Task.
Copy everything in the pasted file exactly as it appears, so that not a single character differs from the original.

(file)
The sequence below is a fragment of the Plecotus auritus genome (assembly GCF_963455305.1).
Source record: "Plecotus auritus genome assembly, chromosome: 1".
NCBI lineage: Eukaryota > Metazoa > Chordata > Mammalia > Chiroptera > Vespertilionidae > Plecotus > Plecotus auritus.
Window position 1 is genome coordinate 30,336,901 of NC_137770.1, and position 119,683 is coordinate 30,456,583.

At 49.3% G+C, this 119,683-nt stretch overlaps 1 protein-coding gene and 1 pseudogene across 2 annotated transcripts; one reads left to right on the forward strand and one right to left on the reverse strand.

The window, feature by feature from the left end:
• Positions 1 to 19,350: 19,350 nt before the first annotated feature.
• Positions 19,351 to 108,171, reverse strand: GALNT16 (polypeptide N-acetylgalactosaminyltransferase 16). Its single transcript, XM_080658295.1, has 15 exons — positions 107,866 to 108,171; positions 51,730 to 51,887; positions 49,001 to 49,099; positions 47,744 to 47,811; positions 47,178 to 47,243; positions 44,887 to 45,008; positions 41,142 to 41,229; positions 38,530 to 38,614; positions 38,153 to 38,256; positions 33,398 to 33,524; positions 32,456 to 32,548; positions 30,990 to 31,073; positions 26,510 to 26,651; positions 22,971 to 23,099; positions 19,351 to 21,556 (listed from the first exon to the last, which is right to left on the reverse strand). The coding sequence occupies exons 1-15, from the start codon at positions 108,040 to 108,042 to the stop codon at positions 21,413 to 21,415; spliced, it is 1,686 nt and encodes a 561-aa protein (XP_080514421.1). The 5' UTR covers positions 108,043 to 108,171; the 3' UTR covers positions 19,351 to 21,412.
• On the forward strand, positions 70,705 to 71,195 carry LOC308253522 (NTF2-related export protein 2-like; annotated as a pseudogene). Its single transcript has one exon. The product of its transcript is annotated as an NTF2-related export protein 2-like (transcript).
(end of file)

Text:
The sequence below is a fragment of the Plecotus auritus genome (assembly GCF_963455305.1).
Source record: "Plecotus auritus genome assembly, chromosome: 1".
NCBI lineage: Eukaryota > Metazoa > Chordata > Mammalia > Chiroptera > Vespertilionidae > Plecotus > Plecotus auritus.
Window position 1 is genome coordinate 30,336,901 of NC_137770.1, and position 119,683 is coordinate 30,456,583.

At 49.3% G+C, this 119,683-nt stretch overlaps 1 protein-coding gene and 1 pseudogene across 2 annotated transcripts; one reads left to right on the forward strand and one right to left on the reverse strand.

The window, feature by feature from the left end:
• Positions 1 to 19,350: 19,350 nt before the first annotated feature.
• Positions 19,351 to 108,171, reverse strand: GALNT16 (polypeptide N-acetylgalactosaminyltransferase 16). Its single transcript, XM_080658295.1, has 15 exons — positions 107,866 to 108,171; positions 51,730 to 51,887; positions 49,001 to 49,099; positions 47,744 to 47,811; positions 47,178 to 47,243; positions 44,887 to 45,008; positions 41,142 to 41,229; positions 38,530 to 38,614; positions 38,153 to 38,256; positions 33,398 to 33,524; positions 32,456 to 32,548; positions 30,990 to 31,073; positions 26,510 to 26,651; positions 22,971 to 23,099; positions 19,351 to 21,556 (listed from the first exon to the last, which is right to left on the reverse strand). The coding sequence occupies exons 1-15, from the start codon at positions 108,040 to 108,042 to the stop codon at positions 21,413 to 21,415; spliced, it is 1,686 nt and encodes a 561-aa protein (XP_080514421.1). The 5' UTR covers positions 108,043 to 108,171; the 3' UTR covers positions 19,351 to 21,412.
• On the forward strand, positions 70,705 to 71,195 carry LOC308253522 (NTF2-related export protein 2-like; annotated as a pseudogene). Its single transcript has one exon. The product of its transcript is annotated as an NTF2-related export protein 2-like (transcript).